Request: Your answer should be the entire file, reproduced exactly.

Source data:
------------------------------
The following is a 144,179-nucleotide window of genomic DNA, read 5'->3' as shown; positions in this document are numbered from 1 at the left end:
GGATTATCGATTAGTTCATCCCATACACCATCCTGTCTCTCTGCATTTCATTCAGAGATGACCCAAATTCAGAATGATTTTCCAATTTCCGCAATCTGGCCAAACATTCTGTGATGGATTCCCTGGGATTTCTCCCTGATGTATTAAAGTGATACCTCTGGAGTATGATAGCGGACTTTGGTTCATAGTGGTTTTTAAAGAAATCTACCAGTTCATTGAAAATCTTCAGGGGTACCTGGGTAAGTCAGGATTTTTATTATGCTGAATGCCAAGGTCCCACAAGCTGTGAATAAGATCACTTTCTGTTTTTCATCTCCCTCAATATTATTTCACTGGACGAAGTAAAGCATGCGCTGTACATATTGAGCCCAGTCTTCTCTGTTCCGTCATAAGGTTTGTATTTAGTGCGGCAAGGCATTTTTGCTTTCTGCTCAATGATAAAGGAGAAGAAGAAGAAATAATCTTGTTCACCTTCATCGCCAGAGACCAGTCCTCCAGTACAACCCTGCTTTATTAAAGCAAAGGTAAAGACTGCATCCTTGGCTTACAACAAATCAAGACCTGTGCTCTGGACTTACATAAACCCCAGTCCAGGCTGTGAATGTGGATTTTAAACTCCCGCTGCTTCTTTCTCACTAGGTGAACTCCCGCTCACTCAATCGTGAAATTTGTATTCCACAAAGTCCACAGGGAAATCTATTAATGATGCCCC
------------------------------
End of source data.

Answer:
The following is a 144,179-nucleotide window of genomic DNA, read 5'->3' as shown; positions in this document are numbered from 1 at the left end:
GGATTATCGATTAGTTCATCCCATACACCATCCTGTCTCTCTGCATTTCATTCAGAGATGACCCAAATTCAGAATGATTTTCCAATTTCCGCAATCTGGCCAAACATTCTGTGATGGATTCCCTGGGATTTCTCCCTGATGTATTAAAGTGATACCTCTGGAGTATGATAGCGGACTTTGGTTCATAGTGGTTTTTAAAGAAATCTACCAGTTCATTGAAAATCTTCAGGGGTACCTGGGTAAGTCAGGATTTTTATTATGCTGAATGCCAAGGTCCCACAAGCTGTGAATAAGATCACTTTCTGTTTTTCATCTCCCTCAATATTATTTCACTGGACGAAGTAAAGCATGCGCTGTACATATTGAGCCCAGTCTTCTCTGTTCCGTCATAAGGTTTGTATTTAGTGCGGCAAGGCATTTTTGCTTTCTGCTCAATGATAAAGGAGAAGAAGAAGAAATAATCTTGTTCACCTTCATCGCCAGAGACCAGTCCTCCAGTACAACCCTGCTTTATTAAAGCAAAGGTAAAGACTGCATCCTTGGCTTACAACAAATCAAGACCTGTGCTCTGGACTTACATAAACCCCAGTCCAGGCTGTGAATGTGGATTTTAAACTCCCGCTGCTTCTTTCTCACTAGGTGAACTCCCGCTCACTCAATCGTGAAATTTGTATTCCACAAAGTCCACAGGGAAATCTATTAATGATGCCCC